Kentucky and Tennessee have reportedly become the second and third states to turn over their supplies of an increasingly rare lethal-injection drug to the Justice Department.
The drug, sodium thiopental, is one of three drugs that most states that enforce capital punishment use in their lethal injections. But when a company in Illinois stopped making the strong sedative, supplies ran short — and federal officials believe some states may have gone outside the law to acquire it.
The shortage has forced many states to put executions on hold; some are switching to a new drug, pentobarbital.
In a report for Newscast, Kathy Lohr says the events in Kentucky may be linked to an earlier investigation of sodium thiopental in Georgia:
In March, the DEA seized Georgia's supply after lawyers raised questions about whether officials broke the law when they imported it from England.
Now Kentucky officials — who bought some of Georgia's drugs — say they've handed over their supply to federal officials.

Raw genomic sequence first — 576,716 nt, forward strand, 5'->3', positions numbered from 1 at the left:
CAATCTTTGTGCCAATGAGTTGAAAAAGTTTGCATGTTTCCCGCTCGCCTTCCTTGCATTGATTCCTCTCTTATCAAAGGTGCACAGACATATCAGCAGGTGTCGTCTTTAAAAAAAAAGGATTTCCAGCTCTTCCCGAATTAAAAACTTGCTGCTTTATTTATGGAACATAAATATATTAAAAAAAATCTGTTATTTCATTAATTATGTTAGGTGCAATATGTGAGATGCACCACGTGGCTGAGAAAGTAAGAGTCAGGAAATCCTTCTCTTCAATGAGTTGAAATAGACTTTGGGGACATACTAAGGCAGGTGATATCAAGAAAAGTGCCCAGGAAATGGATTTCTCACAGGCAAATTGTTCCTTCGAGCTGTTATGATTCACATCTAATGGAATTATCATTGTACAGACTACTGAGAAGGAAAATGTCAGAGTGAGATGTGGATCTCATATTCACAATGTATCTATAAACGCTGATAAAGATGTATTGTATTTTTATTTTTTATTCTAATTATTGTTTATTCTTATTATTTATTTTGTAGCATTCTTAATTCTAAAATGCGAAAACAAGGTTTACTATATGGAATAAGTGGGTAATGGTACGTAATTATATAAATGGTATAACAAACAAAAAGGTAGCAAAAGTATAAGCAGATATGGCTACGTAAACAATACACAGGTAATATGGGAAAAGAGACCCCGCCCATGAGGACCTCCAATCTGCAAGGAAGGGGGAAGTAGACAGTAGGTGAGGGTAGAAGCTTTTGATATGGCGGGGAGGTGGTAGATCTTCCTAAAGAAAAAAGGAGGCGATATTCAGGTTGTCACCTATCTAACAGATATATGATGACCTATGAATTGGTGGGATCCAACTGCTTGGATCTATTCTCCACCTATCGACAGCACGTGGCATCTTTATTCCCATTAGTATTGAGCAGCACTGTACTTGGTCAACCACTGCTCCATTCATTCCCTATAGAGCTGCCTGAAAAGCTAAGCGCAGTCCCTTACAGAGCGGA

Spokeswoman for the Kentucky Justice and Public Safety Cabinet Jennifer Brislin says state officials are cooperating with the DEA and that the drug is being used as evidence in another jurisdiction. She would not say where.
The AP says it has obtained records related to how states are acquiring sodium thiopental. Citing those documents, the AP says that "Tennessee officials purchased the drug from an overseas supplier last year. Kentucky bought 18 grams of sodium thiopental in February from a Georgia company at a cost of $1,616.83."
The news agency says it has reviewed records showing that at least four other states — Arizona, Arkansas, California, and Nebraska — have also followed Georgia's example and obtained the drug overseas. Copyright 2011 National Public Radio. To see more, visit http://www.npr.org/.